The murine CC chemokine, 6C-kine, inhibits tumor growth and angiogenesis in a human lung cancer SCID mouse model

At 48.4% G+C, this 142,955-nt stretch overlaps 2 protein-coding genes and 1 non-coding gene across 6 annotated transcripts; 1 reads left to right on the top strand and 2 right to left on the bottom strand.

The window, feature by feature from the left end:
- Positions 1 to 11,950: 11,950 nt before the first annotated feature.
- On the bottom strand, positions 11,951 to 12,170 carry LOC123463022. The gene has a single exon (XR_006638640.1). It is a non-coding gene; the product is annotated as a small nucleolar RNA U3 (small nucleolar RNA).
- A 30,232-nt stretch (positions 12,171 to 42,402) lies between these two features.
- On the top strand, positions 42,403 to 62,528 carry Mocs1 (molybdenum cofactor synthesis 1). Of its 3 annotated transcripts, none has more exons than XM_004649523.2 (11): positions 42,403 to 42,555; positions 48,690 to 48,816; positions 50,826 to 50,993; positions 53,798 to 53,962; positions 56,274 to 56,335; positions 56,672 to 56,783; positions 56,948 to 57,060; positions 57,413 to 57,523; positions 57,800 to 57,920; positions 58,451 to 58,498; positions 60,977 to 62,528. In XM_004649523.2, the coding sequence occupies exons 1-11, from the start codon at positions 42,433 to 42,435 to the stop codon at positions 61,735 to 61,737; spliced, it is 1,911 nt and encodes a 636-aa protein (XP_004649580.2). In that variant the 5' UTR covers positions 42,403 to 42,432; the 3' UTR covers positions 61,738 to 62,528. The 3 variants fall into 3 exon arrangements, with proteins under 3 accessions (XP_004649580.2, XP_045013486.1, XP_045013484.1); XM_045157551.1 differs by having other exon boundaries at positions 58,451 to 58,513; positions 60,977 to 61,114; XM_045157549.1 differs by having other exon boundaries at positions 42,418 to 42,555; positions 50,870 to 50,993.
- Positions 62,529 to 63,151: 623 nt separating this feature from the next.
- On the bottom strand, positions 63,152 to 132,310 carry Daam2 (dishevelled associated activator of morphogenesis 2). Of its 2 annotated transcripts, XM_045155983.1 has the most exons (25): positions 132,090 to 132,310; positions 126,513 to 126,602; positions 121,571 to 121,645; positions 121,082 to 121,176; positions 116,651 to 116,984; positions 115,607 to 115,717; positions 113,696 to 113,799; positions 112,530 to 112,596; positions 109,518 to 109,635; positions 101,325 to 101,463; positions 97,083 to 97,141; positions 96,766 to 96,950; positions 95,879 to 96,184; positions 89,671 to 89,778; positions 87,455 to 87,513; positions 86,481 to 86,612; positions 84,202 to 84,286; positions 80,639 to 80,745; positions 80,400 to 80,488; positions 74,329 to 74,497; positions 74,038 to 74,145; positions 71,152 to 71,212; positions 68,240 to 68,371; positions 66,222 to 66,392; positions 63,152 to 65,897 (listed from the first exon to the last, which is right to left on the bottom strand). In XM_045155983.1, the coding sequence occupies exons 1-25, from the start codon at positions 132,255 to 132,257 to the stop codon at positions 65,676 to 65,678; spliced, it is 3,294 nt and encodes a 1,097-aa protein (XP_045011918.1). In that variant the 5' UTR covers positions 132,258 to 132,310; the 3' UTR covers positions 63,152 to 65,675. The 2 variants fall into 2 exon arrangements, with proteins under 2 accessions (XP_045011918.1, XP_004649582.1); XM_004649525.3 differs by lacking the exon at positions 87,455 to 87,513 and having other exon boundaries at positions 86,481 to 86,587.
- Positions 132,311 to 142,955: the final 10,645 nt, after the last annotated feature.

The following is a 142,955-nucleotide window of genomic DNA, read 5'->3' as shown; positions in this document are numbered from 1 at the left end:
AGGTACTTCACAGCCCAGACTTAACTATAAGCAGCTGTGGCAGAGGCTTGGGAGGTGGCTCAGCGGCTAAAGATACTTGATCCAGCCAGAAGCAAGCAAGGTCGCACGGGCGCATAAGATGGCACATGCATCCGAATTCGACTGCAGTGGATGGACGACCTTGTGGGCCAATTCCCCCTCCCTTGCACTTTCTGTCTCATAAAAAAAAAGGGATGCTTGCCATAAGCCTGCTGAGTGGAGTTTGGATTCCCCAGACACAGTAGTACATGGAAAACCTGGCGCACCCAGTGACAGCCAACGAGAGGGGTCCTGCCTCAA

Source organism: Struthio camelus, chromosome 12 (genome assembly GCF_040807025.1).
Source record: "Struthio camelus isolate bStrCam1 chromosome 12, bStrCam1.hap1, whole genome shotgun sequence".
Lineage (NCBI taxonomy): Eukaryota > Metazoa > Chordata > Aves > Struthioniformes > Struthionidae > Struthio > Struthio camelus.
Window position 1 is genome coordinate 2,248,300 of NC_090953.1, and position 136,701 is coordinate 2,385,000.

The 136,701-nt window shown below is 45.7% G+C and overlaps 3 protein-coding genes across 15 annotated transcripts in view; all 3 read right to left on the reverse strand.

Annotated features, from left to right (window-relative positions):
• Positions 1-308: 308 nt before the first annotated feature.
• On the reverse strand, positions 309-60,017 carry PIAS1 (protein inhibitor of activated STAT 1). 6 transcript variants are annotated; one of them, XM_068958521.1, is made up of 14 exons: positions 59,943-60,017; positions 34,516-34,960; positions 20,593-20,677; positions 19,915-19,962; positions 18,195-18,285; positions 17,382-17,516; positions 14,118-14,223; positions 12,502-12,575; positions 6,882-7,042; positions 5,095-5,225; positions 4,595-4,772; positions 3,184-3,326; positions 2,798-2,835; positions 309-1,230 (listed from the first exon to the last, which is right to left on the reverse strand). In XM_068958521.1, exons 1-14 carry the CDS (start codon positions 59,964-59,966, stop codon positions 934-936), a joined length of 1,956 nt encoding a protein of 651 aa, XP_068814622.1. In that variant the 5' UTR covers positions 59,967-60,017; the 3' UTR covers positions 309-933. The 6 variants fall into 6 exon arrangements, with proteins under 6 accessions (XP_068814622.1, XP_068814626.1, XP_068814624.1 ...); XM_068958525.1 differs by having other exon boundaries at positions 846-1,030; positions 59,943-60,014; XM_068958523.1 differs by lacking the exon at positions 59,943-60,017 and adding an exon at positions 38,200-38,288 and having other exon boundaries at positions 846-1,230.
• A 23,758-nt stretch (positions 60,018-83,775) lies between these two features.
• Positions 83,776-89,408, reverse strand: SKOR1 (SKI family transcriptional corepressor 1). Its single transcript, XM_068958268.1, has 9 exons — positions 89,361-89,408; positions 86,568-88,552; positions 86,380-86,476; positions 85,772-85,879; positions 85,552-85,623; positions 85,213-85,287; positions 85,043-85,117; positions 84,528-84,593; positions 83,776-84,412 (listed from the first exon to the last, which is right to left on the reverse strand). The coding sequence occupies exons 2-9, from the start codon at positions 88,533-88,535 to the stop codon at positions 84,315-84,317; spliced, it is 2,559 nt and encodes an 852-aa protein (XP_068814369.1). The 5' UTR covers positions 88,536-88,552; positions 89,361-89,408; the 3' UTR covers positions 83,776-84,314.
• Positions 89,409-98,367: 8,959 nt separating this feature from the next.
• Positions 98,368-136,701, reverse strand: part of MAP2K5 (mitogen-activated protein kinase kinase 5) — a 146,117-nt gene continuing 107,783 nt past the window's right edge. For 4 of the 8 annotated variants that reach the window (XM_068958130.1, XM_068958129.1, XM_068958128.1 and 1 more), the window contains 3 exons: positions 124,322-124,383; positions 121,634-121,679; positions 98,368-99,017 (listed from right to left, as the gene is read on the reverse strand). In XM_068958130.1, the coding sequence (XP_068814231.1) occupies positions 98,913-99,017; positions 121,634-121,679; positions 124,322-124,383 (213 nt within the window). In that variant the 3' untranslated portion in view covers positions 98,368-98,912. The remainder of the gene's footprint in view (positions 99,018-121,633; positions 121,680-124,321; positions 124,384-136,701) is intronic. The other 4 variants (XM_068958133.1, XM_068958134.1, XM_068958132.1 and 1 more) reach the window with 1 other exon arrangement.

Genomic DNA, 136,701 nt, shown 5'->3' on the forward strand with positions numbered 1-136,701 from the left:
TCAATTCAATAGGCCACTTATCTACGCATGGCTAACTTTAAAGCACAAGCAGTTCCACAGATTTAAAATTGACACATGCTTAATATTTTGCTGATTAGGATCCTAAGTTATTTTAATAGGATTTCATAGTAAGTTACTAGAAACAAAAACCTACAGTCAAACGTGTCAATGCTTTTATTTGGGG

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The recently described CC chemokine, 6C-kine, is unique in that it contains -six rather than the usual four conserved cysteines typical of this family. Furthermore, murine 6C-kine binds to one of the CXC chemokine receptors CXCR3, in addition to its other known receptor CCR7. We have shown that two other ligands of CXCR3, IP-10 and MIG, are potent inhibitors of tumor growth in severe combined immunodeficiency (SCID) mice. We postulated that murine 6C-kine may also inhibit tumor growth via inhibition of angiogenesis in this model. SCID mice (n=6 per group) inoculated with A549 human lung cancer cells were treated with either 6C-kine (100 ng intra-tumor injection every other day) or control protein for 8 weeks. Tumors from murine 6C-kine-treated mice (288 ± 26 mm3) were significantly smaller than tumors from control treated mice (788 ± 156 mm3, P=0.005). Additionally, murine 6C-kine reduced metastases compared with controls (0.5 ± 0.3 vs 3.0 ± 1.2 metastases per animal, P=0.05). Tumor vascularity (as assessed by vessel density counting) was reduced in murine 6C-kine-treated mice compared with controls. Murine 6C-kine had no direct effect on proliferation of A549 cells, and there were no differences in the infiltration of leukocyte sub-populations, assessed by flow cytometry, in the treatment groups. Interestingly, human 6C-kine, unlike murine 6C-kine, does not bind CXCR3 and had no anti-tumor effect in the same model. These data suggest that murine 6C-kine has anti-tumor effects independent of its leukocyte-recruiting activity. Furthermore, while not confirmatory, these data lend further support to the fact that CXCR3 may be the receptor for angiostatic CXC chemokines.
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